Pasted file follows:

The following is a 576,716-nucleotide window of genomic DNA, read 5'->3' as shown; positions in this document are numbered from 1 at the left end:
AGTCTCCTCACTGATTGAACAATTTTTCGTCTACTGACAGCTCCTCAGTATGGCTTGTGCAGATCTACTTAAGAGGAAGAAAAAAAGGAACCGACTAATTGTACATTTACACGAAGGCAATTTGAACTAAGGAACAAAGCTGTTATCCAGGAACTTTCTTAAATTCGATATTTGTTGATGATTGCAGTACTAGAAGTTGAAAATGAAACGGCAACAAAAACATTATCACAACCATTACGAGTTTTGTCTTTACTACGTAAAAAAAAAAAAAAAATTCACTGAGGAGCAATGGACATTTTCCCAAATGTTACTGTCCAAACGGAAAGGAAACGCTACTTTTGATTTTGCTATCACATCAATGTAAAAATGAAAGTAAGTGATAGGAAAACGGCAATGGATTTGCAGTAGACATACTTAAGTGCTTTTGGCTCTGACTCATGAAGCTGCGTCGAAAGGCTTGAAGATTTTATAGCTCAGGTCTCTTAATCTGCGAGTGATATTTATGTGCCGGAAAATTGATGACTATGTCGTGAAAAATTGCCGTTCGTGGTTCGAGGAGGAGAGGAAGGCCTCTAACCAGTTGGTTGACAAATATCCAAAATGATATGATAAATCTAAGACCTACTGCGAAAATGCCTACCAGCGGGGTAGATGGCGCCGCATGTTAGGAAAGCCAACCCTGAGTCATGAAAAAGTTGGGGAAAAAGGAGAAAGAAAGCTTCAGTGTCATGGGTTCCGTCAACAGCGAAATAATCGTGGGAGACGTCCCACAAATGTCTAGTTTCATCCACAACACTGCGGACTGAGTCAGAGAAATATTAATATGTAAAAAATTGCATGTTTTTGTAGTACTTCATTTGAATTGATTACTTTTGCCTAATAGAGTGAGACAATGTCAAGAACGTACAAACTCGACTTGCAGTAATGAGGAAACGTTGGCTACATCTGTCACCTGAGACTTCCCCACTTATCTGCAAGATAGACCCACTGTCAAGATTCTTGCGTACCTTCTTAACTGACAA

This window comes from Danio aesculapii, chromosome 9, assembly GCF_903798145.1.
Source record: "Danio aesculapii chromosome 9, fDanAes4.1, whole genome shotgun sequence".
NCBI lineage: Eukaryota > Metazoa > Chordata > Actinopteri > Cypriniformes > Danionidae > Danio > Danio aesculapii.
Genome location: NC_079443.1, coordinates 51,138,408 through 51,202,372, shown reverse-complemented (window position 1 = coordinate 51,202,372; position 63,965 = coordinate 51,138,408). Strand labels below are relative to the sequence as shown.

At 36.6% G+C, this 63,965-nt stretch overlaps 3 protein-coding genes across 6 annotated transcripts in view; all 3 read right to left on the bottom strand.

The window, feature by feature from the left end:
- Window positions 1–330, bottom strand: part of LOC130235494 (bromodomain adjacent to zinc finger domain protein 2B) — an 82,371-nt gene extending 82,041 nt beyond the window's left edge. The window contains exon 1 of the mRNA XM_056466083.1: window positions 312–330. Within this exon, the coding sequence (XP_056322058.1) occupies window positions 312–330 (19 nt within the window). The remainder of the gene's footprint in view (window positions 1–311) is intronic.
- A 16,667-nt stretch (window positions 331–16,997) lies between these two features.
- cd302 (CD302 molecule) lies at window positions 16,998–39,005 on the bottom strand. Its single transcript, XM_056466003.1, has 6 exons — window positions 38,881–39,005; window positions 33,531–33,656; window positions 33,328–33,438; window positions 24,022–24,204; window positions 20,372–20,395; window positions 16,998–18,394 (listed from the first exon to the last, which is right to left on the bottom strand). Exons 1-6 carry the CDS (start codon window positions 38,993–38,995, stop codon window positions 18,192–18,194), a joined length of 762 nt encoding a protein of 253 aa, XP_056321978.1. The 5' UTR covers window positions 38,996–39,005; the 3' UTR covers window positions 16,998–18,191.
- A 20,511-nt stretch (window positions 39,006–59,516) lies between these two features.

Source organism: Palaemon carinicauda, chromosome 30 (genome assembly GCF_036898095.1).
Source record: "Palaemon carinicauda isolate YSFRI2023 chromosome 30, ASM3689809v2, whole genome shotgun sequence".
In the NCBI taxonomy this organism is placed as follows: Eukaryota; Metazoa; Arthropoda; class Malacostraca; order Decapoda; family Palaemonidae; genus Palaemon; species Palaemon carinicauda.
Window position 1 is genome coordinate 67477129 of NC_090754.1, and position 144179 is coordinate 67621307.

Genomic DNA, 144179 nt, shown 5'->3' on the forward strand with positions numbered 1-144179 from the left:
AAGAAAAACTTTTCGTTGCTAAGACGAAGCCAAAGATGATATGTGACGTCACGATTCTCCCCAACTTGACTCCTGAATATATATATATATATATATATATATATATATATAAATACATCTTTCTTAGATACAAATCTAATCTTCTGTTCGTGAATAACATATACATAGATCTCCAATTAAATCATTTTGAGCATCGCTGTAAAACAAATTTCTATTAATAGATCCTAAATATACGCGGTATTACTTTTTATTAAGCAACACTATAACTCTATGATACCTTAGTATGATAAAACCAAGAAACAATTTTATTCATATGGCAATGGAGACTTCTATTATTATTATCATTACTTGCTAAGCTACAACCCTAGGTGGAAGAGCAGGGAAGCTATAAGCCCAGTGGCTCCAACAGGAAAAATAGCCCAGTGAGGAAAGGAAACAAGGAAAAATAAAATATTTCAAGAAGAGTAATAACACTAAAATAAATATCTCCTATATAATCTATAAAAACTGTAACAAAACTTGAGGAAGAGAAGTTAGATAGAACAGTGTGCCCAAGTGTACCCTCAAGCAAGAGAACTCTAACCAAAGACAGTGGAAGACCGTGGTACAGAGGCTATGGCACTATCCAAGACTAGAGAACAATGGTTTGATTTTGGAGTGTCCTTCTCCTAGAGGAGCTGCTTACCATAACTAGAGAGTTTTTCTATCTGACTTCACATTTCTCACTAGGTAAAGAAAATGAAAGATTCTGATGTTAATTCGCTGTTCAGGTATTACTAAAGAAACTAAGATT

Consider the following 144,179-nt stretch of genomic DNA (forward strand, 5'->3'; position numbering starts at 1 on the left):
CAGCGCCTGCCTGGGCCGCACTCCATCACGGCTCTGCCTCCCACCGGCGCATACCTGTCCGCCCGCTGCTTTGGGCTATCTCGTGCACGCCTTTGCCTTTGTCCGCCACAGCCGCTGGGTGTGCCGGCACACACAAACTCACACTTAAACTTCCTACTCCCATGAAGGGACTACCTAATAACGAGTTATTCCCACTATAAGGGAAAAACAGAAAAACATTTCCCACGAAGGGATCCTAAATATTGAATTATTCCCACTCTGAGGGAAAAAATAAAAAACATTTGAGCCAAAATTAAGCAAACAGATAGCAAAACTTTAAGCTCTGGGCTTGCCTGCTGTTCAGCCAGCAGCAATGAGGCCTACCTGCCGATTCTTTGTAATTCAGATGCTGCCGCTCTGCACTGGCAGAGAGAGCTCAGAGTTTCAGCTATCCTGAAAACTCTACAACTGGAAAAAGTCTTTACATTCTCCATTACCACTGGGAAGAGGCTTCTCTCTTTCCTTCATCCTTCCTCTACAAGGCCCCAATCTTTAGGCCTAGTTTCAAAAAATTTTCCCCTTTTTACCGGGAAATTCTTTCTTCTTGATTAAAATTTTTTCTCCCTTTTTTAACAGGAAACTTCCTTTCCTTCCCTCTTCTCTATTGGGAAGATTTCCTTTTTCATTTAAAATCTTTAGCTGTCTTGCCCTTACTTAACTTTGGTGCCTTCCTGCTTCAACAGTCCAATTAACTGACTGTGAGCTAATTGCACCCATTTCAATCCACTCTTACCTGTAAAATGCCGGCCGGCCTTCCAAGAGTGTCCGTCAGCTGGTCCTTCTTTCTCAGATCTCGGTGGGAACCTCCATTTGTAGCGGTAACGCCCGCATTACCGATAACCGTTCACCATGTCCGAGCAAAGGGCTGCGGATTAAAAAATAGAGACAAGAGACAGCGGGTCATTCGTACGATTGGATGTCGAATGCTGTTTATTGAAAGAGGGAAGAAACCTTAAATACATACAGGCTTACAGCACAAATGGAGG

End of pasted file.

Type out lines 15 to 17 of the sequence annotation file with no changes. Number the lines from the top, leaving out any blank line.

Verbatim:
In the NCBI taxonomy this organism is placed as follows: Eukaryota; Metazoa; Arthropoda; class Malacostraca; order Decapoda; family Palaemonidae; genus Palaemon; species Palaemon carinicauda.
Window position 1 is genome coordinate 67477129 of NC_090754.1, and position 144179 is coordinate 67621307.

Genomic DNA, 144179 nt, shown 5'->3' on the forward strand with positions numbered 1-144179 from the left: